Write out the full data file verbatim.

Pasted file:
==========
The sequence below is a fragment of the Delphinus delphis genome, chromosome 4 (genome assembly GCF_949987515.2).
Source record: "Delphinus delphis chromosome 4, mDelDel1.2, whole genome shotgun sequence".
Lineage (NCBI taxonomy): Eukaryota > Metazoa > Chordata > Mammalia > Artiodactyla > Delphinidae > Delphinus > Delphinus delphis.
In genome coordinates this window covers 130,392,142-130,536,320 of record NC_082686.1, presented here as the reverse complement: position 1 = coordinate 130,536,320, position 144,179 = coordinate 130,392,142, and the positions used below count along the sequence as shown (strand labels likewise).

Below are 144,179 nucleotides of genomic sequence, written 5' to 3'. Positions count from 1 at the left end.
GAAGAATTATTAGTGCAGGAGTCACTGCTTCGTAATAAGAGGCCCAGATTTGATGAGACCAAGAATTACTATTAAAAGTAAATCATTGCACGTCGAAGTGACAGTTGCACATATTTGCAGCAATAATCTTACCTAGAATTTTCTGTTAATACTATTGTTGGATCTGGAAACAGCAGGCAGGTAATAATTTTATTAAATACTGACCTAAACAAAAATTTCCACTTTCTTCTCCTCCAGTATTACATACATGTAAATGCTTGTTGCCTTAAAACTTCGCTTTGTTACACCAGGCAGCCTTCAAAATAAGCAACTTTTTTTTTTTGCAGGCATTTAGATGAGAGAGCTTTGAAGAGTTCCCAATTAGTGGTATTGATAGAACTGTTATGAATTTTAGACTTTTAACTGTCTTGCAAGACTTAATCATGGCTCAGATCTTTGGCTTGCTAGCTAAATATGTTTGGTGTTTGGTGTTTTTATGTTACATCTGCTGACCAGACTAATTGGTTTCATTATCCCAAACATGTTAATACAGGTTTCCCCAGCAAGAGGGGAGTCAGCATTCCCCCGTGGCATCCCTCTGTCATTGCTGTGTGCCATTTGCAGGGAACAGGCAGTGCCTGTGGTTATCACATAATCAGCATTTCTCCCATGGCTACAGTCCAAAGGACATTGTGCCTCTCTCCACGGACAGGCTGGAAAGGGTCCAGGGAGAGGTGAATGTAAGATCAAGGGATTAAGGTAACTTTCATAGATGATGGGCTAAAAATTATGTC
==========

The sequence below is a fragment of the Delphinus delphis genome, chromosome 4 (genome assembly GCF_949987515.2).
Source record: "Delphinus delphis chromosome 4, mDelDel1.2, whole genome shotgun sequence".
Lineage (NCBI taxonomy): Eukaryota > Metazoa > Chordata > Mammalia > Artiodactyla > Delphinidae > Delphinus > Delphinus delphis.
In genome coordinates this window covers 130,392,142-130,536,320 of record NC_082686.1, presented here as the reverse complement: position 1 = coordinate 130,536,320, position 144,179 = coordinate 130,392,142, and the positions used below count along the sequence as shown (strand labels likewise).

Below are 144,179 nucleotides of genomic sequence, written 5' to 3'. Positions count from 1 at the left end.
GAAGAATTATTAGTGCAGGAGTCACTGCTTCGTAATAAGAGGCCCAGATTTGATGAGACCAAGAATTACTATTAAAAGTAAATCATTGCACGTCGAAGTGACAGTTGCACATATTTGCAGCAATAATCTTACCTAGAATTTTCTGTTAATACTATTGTTGGATCTGGAAACAGCAGGCAGGTAATAATTTTATTAAATACTGACCTAAACAAAAATTTCCACTTTCTTCTCCTCCAGTATTACATACATGTAAATGCTTGTTGCCTTAAAACTTCGCTTTGTTACACCAGGCAGCCTTCAAAATAAGCAACTTTTTTTTTTTGCAGGCATTTAGATGAGAGAGCTTTGAAGAGTTCCCAATTAGTGGTATTGATAGAACTGTTATGAATTTTAGACTTTTAACTGTCTTGCAAGACTTAATCATGGCTCAGATCTTTGGCTTGCTAGCTAAATATGTTTGGTGTTTGGTGTTTTTATGTTACATCTGCTGACCAGACTAATTGGTTTCATTATCCCAAACATGTTAATACAGGTTTCCCCAGCAAGAGGGGAGTCAGCATTCCCCCGTGGCATCCCTCTGTCATTGCTGTGTGCCATTTGCAGGGAACAGGCAGTGCCTGTGGTTATCACATAATCAGCATTTCTCCCATGGCTACAGTCCAAAGGACATTGTGCCTCTCTCCACGGACAGGCTGGAAAGGGTCCAGGGAGAGGTGAATGTAAGATCAAGGGATTAAGGTAACTTTCATAGATGATGGGCTAAAAATTATGTC